The Environmental Protection Agency’s inspector general will review claims that the EPA refuses to waive public records fees for conservative groups while granting the waivers for environmental organizations.
Acting Administrator Robert Perciasepe asked the agency’s inspector general to review claims after GOP lawmaker accusations of a double standard.
The charges came up Thursday during a House Energy and Commerce Committee hearing, where Republicans compared the EPA's actions to the IRS’s targeting of conservative groups.
Perciasepe told lawmakers he’s asking the inspector general to help conduct a “programmatic audit” of Freedom of Information Act (FOIA) request fee decisions.
The action follows a May 14 report by the conservative Competitive Enterprise Institute (CEI) that claims the EPA waives the fees for major environmental groups more than 90 percent of the time, while often denying fee waivers for CEI, Judicial Watch and other groups.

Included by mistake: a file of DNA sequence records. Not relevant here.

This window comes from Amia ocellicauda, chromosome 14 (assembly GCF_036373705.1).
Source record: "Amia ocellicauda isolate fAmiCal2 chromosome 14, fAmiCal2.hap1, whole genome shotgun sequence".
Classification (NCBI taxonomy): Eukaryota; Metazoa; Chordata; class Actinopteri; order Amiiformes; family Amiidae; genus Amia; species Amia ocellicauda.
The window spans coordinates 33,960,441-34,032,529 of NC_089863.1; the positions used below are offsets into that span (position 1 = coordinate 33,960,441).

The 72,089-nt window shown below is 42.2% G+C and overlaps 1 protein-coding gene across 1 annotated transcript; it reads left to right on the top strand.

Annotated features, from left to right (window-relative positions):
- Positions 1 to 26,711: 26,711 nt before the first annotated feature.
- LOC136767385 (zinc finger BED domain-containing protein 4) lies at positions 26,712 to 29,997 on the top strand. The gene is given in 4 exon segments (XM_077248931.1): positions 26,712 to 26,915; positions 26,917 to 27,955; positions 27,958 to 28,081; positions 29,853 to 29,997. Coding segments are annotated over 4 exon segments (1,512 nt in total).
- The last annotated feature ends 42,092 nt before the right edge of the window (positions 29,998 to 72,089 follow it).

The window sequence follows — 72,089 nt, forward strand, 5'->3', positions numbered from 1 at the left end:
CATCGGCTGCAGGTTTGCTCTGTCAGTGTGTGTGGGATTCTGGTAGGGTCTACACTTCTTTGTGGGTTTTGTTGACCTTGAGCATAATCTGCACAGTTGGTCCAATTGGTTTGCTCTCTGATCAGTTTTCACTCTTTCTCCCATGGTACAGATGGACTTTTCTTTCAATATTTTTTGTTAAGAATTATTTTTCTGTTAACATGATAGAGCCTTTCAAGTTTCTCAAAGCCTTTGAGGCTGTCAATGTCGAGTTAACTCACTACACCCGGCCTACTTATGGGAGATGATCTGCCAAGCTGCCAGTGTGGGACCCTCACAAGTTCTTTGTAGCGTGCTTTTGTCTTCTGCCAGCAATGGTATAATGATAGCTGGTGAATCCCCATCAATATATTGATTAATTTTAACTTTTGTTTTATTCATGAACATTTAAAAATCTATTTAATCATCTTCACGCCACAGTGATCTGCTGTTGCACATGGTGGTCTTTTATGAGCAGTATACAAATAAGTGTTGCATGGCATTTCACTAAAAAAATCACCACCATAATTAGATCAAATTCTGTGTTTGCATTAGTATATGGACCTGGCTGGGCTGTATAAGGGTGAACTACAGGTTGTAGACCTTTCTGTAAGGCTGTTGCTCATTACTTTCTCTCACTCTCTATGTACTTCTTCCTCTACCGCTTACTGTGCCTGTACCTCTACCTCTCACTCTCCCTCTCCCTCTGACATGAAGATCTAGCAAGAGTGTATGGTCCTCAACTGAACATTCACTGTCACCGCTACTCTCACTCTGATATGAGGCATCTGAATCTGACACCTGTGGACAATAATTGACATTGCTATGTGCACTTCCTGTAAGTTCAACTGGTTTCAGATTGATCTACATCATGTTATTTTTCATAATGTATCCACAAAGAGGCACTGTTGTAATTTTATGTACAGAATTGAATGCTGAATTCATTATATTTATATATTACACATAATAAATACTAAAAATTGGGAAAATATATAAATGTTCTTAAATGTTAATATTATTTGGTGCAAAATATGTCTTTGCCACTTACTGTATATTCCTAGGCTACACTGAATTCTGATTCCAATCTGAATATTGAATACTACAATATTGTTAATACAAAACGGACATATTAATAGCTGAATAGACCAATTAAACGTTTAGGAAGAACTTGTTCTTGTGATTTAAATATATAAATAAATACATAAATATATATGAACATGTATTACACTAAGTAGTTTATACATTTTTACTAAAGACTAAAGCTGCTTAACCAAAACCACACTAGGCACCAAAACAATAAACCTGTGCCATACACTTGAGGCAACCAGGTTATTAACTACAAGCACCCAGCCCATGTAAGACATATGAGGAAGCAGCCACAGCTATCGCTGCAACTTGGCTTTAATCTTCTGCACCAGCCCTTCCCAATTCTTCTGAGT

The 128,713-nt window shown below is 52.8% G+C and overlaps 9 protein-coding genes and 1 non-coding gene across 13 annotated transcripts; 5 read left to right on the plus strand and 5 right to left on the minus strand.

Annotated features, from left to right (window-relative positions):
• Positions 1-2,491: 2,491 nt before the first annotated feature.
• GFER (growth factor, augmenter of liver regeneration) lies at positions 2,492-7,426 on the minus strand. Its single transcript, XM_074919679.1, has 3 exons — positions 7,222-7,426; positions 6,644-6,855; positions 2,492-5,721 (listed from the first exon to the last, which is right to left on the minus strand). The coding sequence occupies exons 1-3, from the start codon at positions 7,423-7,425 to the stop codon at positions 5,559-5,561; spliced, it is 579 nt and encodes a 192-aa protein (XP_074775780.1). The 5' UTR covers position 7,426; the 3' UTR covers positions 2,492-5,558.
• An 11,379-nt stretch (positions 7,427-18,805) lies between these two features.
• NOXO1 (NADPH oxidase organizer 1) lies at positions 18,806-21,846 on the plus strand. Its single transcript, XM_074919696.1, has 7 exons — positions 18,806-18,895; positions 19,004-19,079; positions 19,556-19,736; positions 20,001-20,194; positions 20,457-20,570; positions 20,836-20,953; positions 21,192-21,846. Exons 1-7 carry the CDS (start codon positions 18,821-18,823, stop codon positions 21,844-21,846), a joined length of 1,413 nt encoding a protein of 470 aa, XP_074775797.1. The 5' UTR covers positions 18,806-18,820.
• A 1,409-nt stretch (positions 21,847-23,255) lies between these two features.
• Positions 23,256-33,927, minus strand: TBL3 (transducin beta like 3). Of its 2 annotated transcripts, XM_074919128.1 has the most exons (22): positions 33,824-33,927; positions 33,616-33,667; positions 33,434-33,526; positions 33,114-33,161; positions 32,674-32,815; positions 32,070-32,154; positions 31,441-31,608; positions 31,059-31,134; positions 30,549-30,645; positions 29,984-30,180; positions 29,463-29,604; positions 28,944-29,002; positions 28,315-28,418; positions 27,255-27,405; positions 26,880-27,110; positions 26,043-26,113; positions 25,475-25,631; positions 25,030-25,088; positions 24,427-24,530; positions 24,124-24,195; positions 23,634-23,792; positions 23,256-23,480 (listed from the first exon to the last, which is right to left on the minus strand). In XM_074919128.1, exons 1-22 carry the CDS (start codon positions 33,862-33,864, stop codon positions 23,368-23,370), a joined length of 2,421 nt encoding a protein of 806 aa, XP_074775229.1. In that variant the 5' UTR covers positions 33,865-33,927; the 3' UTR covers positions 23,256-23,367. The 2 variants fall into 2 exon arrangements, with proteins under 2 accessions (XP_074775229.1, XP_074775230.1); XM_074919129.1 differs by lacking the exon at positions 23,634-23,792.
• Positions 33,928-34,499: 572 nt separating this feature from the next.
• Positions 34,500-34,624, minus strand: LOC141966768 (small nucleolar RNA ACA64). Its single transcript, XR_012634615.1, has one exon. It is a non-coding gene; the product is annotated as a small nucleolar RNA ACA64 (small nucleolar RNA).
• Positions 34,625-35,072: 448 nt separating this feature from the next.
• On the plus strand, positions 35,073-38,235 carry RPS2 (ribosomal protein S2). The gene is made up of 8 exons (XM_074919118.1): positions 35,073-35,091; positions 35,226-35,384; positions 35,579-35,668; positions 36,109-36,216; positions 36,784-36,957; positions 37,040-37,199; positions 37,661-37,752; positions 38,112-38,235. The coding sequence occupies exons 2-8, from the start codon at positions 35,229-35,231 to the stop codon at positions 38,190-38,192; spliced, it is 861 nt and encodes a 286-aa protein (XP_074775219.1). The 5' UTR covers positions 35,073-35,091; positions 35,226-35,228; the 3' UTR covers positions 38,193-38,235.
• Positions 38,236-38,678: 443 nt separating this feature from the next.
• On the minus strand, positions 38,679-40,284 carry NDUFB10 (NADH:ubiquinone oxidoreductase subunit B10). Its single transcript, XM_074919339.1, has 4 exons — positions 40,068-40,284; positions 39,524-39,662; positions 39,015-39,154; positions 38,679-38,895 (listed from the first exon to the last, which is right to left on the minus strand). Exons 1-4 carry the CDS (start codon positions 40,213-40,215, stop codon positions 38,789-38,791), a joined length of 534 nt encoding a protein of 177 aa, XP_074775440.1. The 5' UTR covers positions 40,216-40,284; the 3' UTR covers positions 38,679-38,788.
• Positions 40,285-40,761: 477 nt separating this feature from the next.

Perciasepe said it is not EPA’s policy “in any way, shape or form” to treat people differently when they request waiver of fees associated with FOIA requests. He said he wanted to get an “unbiased” look at the topic and the agency’s review criteria.
“I am going to get an independent look at all that information so I can get a determination,” Perciasepe said.
He added that even if fees are not formally waived, it is common that they are not charged anyway as the FOIA process has increasingly moved into an online system.
“Even when fees are not waived under the process that currently is there, frequently there are no fees involved anyway because of the nature of the way we do it these days, electronically,” Perciasepe said.
Republicans compared the CEI report to recent revelations that IRS officials improperly targeted Tea Party groups and pressed for unnecessary information when those groups sought tax-exempt status.
“When we take this in the context of what has just been exposed at the IRS ... it seems at the EPA, the same thing is happening,” said Rep. Steve Scalise (R-La.).
“It certainly appears there is a bias,” said Rep. Joe Barton (R-Texas).